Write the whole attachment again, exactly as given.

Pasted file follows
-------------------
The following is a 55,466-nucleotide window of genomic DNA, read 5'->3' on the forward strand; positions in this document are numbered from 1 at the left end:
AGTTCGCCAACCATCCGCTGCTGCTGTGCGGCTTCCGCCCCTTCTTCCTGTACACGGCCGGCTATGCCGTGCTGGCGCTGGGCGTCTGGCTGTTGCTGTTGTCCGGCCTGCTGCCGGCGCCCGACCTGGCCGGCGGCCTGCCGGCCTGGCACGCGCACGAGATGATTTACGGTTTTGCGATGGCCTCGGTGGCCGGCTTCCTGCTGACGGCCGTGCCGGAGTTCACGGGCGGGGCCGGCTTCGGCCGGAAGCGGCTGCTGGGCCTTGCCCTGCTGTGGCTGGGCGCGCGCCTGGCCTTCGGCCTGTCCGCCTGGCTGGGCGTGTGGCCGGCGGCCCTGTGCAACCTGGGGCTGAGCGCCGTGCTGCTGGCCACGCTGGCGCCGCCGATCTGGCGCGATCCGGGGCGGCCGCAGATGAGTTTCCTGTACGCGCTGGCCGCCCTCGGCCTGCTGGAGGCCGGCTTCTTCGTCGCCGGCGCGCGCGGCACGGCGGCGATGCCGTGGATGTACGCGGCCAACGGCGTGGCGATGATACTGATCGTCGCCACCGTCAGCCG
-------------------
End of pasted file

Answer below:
The following is a 55,466-nucleotide window of genomic DNA, read 5'->3' on the forward strand; positions in this document are numbered from 1 at the left end:
AGTTCGCCAACCATCCGCTGCTGCTGTGCGGCTTCCGCCCCTTCTTCCTGTACACGGCCGGCTATGCCGTGCTGGCGCTGGGCGTCTGGCTGTTGCTGTTGTCCGGCCTGCTGCCGGCGCCCGACCTGGCCGGCGGCCTGCCGGCCTGGCACGCGCACGAGATGATTTACGGTTTTGCGATGGCCTCGGTGGCCGGCTTCCTGCTGACGGCCGTGCCGGAGTTCACGGGCGGGGCCGGCTTCGGCCGGAAGCGGCTGCTGGGCCTTGCCCTGCTGTGGCTGGGCGCGCGCCTGGCCTTCGGCCTGTCCGCCTGGCTGGGCGTGTGGCCGGCGGCCCTGTGCAACCTGGGGCTGAGCGCCGTGCTGCTGGCCACGCTGGCGCCGCCGATCTGGCGCGATCCGGGGCGGCCGCAGATGAGTTTCCTGTACGCGCTGGCCGCCCTCGGCCTGCTGGAGGCCGGCTTCTTCGTCGCCGGCGCGCGCGGCACGGCGGCGATGCCGTGGATGTACGCGGCCAACGGCGTGGCGATGATACTGATCGTCGCCACCGTCAGCCG